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Christmas Across Cultures

By Tom Lowrey, Education Assistant

Wigilia (Polish pronunciation:[viˈɡilʲa]) is the traditional Christmas Eve vigil supper in Poland. The feast begins with grace and breaking of the “Christmas wafer” oplatek—tosymbolize the gift of daily bread and wishing each other blessings for the coming year. Some families even leave a g ift under the tree for the Baby Jesus.

Growing up in a large Polish Catholic family in Elmira, Michigan, Connie Dullock and her nine siblings loved Christmas and the traditions that surrounded the holiday. And though the traditions were old, they never grew “old” for Connie. Quite the opposite! She still exchanges Christmas cards with cousins in Poland.

Christmas has grown so special for Connie that she has researched holiday traditions in many different countries, and every year she shares what she’s learned with family, friends, and various local groups. She is fond of German Christmases…gingerbread came from there, along with the first Christmas tree. She enjoys the things that Mexicans and other Latin Americans do with their Navidad…all the colors, music, piñatas and las posadas. She loves the Ethiopian feast of Ganna, when the priests dress in turbans and red and white robes as they carry beautifully embroidered fringed umbrellas. Connie also appreciates other holiday traditions, such as Hanukkah and Kwanzaa.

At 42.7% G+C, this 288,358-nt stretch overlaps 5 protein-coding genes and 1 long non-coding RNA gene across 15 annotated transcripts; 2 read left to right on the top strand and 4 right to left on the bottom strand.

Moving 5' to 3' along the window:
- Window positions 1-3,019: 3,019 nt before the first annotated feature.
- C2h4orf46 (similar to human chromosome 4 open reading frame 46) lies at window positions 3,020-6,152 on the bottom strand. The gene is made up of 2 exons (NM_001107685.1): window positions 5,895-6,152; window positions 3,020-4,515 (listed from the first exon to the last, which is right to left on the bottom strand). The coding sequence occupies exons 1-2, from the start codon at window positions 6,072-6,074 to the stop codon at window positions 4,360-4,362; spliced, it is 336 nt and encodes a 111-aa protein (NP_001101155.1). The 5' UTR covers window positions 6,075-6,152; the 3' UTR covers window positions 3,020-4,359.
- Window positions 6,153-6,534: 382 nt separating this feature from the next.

In our own country, although Christmas remains a very important holiday, it isn’t like it used to be. “We’ve gotten very materialistic and into the bustle,” says Connie, “and we sometimes forget the real meaning of Christmas. We’re so busy with gifts and parties and going lots of places and wanting to please everybody. So by Christmas Day, I’m pretty exhausted!”

Connie prefers the more traditional Christmas, “like the kind people celebrated about fifty years back.” She still enjoys favorite childhood memories. “When I was four or five,” recalls Connie, “Santa Claus came to our door. I was very quiet and shy when I was little, and I just ran and hid under the bed, scared to death. My sister came in two or three times and said, ‘You’ve got to come out. Santa wants to see you!’ And I said, ‘I can’t come out. Just tell him I want a doll.’ I never did come out, and I found out later it was my grandpa.”

Years later Connie was actually married to Santa Claus! “My husband played him for 25 years. I made a Santa suit out of a pajama pattern I bought at Woolworth’s. Eventually we went to Bronner’s and spent the big money on a real Santa outfit.” One year a lady got her earring caught in his beard, and they had a heck of a time getting it out.

The Christmas Story, and our own personal Christmas stories, live on in our hearts, as do our holiday family traditions. Come see Connie at Senior Services’ next Lunchtime Learners on December 7 as she shares “Christmas Around the World.”